Kawhi Leonard, Clippers and Baby2Baby Donate One Million Backpacks to SoCal Students

Kawhi Leonard’s Southern California homecoming is well underway. On Tuesday, nearly two months ahead of his first season with the Los Angeles Clippers, the two-time NBA Finals MVP returned to his old stomping grounds at Cloverdale Elementary School in Moreno Valley to announce that he and his new team would partner with Baby2Baby. Along with the LA-based non-profit that provides basic necessities to impoverished children, they will donate one million backpacks filled with school supplies to every student in the Los Angeles Unified, Moreno Valley Unified and Inglewood Unified School Districts.

As the city looks forward to his impact on the court at Staples Center, Kawhi is grateful to have hands-on opportunities to contribute to his hometown community again.

“My goal this year is to make a meaningful contribution both on and off the court,” Kawhi said in front of an assembly of students. “This felt like the right way to get started. It was important to me to make this announcement in my hometown of Moreno Valley at my former elementary school, but the benefits this program will have across all of Los Angeles makes today even more special.” 

Following a warm reception in Moreno Valley, Kawhi went to 107th Street Elementary School in South Los Angeles to join with Baby2Baby co-founders Kelly Sawyer Patricof and Norah Weinstein, Baby2Baby ambassadors Zooey Deschanel, Busy Philipps and Nicole Richie, and Clippers president of business operations Gillian Zucker. Together, the group celebrated the donation by handing out backpacks to the students of the Watts elementary school.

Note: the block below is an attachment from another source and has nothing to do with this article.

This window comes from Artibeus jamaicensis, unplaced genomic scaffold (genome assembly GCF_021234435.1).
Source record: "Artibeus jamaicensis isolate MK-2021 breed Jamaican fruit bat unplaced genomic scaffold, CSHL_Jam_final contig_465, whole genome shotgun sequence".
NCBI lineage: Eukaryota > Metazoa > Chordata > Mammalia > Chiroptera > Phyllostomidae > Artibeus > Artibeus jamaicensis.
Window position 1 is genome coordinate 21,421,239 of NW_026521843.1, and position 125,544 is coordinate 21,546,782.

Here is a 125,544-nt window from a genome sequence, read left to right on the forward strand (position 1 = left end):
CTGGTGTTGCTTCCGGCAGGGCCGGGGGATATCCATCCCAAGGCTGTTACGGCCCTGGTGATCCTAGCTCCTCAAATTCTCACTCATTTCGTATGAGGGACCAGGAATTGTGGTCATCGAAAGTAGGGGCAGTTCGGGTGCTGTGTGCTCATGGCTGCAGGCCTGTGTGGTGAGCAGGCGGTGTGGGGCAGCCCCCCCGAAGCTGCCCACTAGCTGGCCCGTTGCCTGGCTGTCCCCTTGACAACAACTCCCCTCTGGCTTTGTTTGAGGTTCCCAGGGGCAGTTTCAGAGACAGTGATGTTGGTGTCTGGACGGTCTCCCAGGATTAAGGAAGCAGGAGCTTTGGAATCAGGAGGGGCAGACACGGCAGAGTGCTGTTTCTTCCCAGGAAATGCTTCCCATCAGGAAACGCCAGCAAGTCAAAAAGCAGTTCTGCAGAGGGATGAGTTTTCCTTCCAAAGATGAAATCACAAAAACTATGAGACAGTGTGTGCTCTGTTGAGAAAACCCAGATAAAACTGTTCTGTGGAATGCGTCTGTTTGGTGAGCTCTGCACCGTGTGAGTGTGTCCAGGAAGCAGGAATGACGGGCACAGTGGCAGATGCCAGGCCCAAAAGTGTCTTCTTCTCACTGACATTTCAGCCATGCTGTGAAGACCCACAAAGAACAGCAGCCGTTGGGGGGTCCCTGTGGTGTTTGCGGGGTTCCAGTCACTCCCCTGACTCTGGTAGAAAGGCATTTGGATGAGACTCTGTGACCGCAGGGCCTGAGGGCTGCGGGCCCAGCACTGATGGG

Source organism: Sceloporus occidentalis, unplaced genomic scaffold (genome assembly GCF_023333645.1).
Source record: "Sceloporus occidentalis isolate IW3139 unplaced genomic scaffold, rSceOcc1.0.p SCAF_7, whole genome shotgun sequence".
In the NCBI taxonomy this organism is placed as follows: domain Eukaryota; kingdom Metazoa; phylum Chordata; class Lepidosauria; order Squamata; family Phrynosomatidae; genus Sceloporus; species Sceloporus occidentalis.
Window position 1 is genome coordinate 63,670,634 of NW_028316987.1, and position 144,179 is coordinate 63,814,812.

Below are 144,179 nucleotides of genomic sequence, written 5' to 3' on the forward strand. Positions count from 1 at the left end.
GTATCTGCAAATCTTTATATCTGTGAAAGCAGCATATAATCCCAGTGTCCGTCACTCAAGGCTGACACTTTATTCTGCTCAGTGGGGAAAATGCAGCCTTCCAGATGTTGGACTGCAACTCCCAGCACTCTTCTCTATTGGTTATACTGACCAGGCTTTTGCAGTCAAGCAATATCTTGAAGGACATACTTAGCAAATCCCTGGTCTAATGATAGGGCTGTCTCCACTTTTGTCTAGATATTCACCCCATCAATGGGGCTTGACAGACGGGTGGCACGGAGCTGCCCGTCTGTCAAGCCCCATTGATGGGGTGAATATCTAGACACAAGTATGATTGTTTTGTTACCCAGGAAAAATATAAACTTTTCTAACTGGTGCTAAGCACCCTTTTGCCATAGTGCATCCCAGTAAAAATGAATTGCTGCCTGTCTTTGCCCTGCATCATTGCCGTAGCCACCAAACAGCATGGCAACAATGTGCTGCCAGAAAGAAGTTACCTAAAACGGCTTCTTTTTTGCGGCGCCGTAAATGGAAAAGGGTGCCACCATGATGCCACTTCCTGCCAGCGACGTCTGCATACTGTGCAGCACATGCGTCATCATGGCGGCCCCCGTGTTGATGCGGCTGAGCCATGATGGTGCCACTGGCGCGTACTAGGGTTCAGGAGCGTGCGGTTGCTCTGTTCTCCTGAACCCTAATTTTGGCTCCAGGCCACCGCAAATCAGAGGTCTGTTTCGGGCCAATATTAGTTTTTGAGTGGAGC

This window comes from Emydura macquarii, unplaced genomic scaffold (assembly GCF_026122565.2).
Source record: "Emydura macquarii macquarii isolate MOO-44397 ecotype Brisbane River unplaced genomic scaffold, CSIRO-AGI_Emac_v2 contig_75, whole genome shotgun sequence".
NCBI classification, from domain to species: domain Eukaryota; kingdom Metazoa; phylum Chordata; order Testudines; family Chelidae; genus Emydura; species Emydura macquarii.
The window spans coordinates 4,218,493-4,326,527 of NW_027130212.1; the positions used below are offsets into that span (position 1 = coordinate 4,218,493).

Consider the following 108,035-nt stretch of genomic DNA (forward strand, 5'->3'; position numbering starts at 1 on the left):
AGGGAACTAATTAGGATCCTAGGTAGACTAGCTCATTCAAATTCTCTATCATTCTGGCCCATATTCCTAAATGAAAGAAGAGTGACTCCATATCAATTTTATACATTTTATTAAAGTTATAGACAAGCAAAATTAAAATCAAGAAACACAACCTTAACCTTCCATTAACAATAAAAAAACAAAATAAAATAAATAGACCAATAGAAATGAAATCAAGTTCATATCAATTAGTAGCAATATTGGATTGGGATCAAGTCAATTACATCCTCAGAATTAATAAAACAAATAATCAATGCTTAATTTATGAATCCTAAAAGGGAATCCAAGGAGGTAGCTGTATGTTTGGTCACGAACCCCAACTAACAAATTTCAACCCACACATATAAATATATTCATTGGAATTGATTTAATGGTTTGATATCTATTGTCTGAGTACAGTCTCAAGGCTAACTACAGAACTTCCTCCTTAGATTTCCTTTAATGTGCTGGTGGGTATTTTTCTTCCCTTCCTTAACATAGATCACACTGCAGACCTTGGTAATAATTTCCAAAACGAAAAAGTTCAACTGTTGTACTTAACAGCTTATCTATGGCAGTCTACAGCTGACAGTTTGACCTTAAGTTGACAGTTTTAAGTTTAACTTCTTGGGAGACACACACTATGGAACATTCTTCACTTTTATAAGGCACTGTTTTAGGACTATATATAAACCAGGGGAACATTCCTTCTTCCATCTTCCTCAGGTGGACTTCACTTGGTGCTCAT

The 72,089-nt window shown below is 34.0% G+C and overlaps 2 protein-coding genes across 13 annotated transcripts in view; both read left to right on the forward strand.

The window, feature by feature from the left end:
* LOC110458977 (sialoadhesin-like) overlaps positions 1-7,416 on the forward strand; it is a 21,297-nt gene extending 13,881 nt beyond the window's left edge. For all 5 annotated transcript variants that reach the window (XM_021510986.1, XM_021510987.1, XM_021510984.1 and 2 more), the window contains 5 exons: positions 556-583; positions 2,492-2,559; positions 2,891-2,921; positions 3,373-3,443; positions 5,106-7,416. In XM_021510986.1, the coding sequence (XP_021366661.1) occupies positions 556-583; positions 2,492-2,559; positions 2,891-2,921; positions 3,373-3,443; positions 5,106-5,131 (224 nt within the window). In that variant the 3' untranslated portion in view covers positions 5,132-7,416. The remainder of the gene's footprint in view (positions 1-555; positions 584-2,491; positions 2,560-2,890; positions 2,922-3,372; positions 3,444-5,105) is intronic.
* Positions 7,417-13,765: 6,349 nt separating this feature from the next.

The supplies provided by Baby2Baby and the Clippers are meant to help ease stress on low-income families across the three districts, as they head into the new school year. According to information provided by the Clippers, 80 percent of LAUSD’s K-12 students were eligible for free or reduced lunch, which means they either came from low-income families, foster care or homelessness. For those living in poverty, the gift of a backpack and school supplies can make a significant difference by freeing up resources to spend on other necessities, like food or housing. 

“There are a lot of families throughout the LA region working hard every day to earn everything in their lives,” Gillian said. “This program is our effort to extend a hand to make heading back to school a little easier.” 

 

Magdalena Munao is a Multimedia Producer for CloseUp360. Follow her on Twitter and Instagram.